The Texas Chapter of the American Planning Association recognizes cities throughout Texas for planning excellence. In FY 2021, for the fifth year in a row, the City of Bryan was one of only 37 Texas cities that received this recognition in February 2021. Evaluation criteria include the level of training of Planning Commissioners and professional staff, professional qualifications of the planning staff, breadth and currency of master plan components and completion of other planning-related projects. The program intends to increase community awareness of the importance of planning, recognize planning departments that meet certain professional requirements, recognize planning efforts that have achieved community support, encourage the funding of professional training for Planning Commissioners and staff, and aide economic development and community image. The city’s Planning Division of six full-time professional staff, including a planning administrator, two staff planners, two project planners, and two  Development Services technicians.

Midtown Area Plan

The City Council adopted the Midtown Area Plan on May 12, 2020. The Midtown area is a premiere landscape for significant sustainable development that can accommodate growing demand for quality housing, commercial services, restaurants and entertainment offerings while enhancing the existing neighborhood fabric along this important corridor.

This plan recommends two broad strategies to coordinate development in Midtown. The first is investment in the South College Avenue corridor itself. The plan calls for coordinated public and private investment at five “catalytic” sites to build upon the success of the renovations to College Main Street and South College Avenue. These catalytic projects work to stitch the entire length of the corridor together and to stimulate and support new development within Midtown.

The second of the broad strategies is an incremental approach to infill development of the adjacent streets and properties. Midtown is already subject to substantial housing demand from students. As it turns out, young professionals and people over 65 are also moving into Midtown.

The plan also recommends several changes to current codes and processes. Other recommended changes include new rules allowing cottage courtyards on large lots, accessory dwelling units in backyards and modest text amendments to existing policies and procedures. In FY 2021, Development Services continued to work with the Planning and Zoning Commission to bring forward plan implementation items for City Council consideration.

On August 10, 2021, the City Council approved comprehensive text amendment and rezoning proposals intended to continue the implementation of the Midtown Area Plan’s vision.

Development Regulation Amendments

During FY 2021, planning staff conceived, researched and successfully guided six amendments to the city’s development regulations to City Council approval.

  • An amendment to Chapter 38, Environment; Chapter 62, Land and Site Development; Chapter 98, Signage; and Chapter 130, Zoning, to remove references to and regulations for the South College – Business District, South College – Residential District, and South College Overlay District, and adding in references to and regulations for the Midtown – Corridor District and the Midtown – High Density District (August 2021).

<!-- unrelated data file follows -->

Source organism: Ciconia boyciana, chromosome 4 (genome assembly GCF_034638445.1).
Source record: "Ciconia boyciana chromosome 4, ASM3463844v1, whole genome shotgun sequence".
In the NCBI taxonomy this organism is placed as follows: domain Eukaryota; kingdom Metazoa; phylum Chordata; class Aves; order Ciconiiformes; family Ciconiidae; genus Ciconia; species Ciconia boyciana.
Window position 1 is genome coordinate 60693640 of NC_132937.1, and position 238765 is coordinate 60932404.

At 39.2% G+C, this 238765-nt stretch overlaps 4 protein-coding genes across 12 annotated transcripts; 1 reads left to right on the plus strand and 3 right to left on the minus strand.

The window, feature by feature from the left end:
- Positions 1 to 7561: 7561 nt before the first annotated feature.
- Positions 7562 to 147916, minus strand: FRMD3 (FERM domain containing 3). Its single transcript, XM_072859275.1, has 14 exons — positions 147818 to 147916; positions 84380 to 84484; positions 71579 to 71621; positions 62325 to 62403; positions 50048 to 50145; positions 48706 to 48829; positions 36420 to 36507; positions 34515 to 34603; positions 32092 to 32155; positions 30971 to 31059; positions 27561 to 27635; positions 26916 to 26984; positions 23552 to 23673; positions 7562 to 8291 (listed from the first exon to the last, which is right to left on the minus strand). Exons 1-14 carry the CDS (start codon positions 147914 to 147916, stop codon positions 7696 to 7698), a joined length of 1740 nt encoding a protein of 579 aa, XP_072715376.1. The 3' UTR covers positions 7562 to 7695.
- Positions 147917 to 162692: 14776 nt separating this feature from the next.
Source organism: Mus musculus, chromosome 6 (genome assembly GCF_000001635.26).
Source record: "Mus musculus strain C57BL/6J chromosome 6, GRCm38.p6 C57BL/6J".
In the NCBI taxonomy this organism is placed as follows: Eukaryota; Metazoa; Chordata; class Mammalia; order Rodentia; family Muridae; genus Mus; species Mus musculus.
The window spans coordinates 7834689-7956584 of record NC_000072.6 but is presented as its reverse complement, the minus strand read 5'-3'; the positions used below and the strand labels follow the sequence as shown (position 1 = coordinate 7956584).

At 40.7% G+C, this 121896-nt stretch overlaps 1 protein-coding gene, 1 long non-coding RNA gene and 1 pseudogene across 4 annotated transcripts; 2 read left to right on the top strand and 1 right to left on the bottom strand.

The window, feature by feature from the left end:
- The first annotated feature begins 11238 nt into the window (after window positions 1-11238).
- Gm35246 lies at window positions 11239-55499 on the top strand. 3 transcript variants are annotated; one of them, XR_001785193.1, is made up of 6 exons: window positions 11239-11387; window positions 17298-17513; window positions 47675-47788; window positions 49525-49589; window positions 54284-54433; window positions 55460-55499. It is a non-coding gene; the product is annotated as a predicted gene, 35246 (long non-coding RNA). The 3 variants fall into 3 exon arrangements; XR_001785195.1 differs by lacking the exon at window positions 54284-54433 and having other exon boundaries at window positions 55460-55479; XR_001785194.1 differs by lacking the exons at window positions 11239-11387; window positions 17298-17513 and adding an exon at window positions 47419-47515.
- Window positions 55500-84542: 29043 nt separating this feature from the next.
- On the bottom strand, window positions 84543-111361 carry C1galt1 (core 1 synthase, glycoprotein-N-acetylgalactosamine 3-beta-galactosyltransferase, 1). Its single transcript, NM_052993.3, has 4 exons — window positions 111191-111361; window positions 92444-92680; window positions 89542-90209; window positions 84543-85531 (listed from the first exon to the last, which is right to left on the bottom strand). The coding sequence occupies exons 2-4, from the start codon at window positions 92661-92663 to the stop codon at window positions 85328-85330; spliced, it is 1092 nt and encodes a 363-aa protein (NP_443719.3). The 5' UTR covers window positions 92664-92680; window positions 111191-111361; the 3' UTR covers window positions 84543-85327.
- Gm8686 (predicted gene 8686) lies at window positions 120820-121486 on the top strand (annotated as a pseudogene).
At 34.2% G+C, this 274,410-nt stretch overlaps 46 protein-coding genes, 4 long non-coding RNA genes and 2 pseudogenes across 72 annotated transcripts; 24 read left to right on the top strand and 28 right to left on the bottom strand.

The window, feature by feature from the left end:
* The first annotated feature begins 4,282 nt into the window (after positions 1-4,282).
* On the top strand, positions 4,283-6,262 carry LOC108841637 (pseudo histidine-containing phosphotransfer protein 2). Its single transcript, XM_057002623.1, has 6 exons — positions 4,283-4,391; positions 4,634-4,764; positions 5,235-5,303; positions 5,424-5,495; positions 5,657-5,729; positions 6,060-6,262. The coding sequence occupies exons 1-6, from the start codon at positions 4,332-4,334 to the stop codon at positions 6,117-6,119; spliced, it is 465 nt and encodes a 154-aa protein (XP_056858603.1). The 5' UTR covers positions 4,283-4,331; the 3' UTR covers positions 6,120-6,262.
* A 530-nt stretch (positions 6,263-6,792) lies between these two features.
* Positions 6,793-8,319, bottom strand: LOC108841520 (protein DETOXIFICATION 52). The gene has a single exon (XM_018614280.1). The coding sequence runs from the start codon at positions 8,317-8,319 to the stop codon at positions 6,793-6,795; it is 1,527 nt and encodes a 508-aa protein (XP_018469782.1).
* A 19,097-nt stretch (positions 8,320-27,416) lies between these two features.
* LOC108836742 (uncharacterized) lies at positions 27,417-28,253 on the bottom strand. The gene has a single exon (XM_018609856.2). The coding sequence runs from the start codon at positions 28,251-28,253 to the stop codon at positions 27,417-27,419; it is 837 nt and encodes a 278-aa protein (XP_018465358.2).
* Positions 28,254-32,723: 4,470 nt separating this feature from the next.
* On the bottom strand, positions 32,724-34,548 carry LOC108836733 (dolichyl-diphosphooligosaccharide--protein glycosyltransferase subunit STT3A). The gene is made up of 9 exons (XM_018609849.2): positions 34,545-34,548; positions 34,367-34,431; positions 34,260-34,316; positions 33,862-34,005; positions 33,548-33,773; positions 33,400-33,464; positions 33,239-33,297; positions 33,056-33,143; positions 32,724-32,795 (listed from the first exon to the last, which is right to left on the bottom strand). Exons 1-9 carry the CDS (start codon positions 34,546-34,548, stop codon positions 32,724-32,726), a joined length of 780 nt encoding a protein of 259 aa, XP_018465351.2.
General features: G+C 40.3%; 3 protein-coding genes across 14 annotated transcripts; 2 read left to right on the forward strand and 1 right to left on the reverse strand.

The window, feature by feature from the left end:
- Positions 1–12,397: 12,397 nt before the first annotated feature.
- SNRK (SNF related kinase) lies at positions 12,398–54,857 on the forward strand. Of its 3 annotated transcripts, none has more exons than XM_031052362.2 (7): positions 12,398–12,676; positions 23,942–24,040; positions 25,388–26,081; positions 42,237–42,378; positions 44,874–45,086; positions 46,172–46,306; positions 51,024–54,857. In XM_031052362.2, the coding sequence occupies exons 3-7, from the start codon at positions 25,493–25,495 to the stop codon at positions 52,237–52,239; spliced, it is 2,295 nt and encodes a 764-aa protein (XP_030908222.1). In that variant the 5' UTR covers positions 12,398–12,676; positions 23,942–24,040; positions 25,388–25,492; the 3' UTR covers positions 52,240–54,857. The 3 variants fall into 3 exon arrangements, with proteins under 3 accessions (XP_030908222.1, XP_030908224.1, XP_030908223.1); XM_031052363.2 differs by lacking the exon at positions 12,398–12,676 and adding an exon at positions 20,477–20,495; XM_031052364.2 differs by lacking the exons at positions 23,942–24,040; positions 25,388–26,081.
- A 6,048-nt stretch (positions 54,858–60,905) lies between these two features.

• An amendment to Chapter 62, Land and Site Development, to repeal the commercial color palette (June 2021).
  • An amendment to Chapter 130, Zoning, to remove “adult entertainment” as a permitted use within the I Industrial District and include it as a conditional use (September 2021).
  • An amendment to Chapter 62, Land and Site Development, of the City of Bryan Code of Ordinances, by adding and modifying certain definitions, clarifying when site plans are required and the format for submitting site plans, removing redundancies, updating minimum curb return radius standards, clarifying parking pavement material and parking area design requirements, amending off-street parking requirements for certain land uses, adding drive-thru requirements and provisions for alternative parking plans, and clarifying offenses to this chapter; and to amend Chapter 118, Traffic and Vehicles, of the City of Bryan Code of Ordinances, by clarifying where U-turns are prohibited; removing certain motor vehicle traffic prohibitions, adding and modifying certain definitions, removing redundant sections, amending speed restrictions near certain schools, amending maximum speed limits for certain city streets and certain recreation areas, clarifying off-street parking restrictions and pavement material requirements, and making formatting changes of a non-substantive nature (January 2021).
  • An amendment to Chapter 130, Zoning, to adopt standards for modular and industrialized homes (December 2020).
  • An amendment to Chapter 62, Land and Site Development, to amend the standards of building site landscaping requirements (October 2020).

Annexation

During FY 2021, Development Services staff responded to, researched and successfully guided two property owner-requested annexations to City Council approval: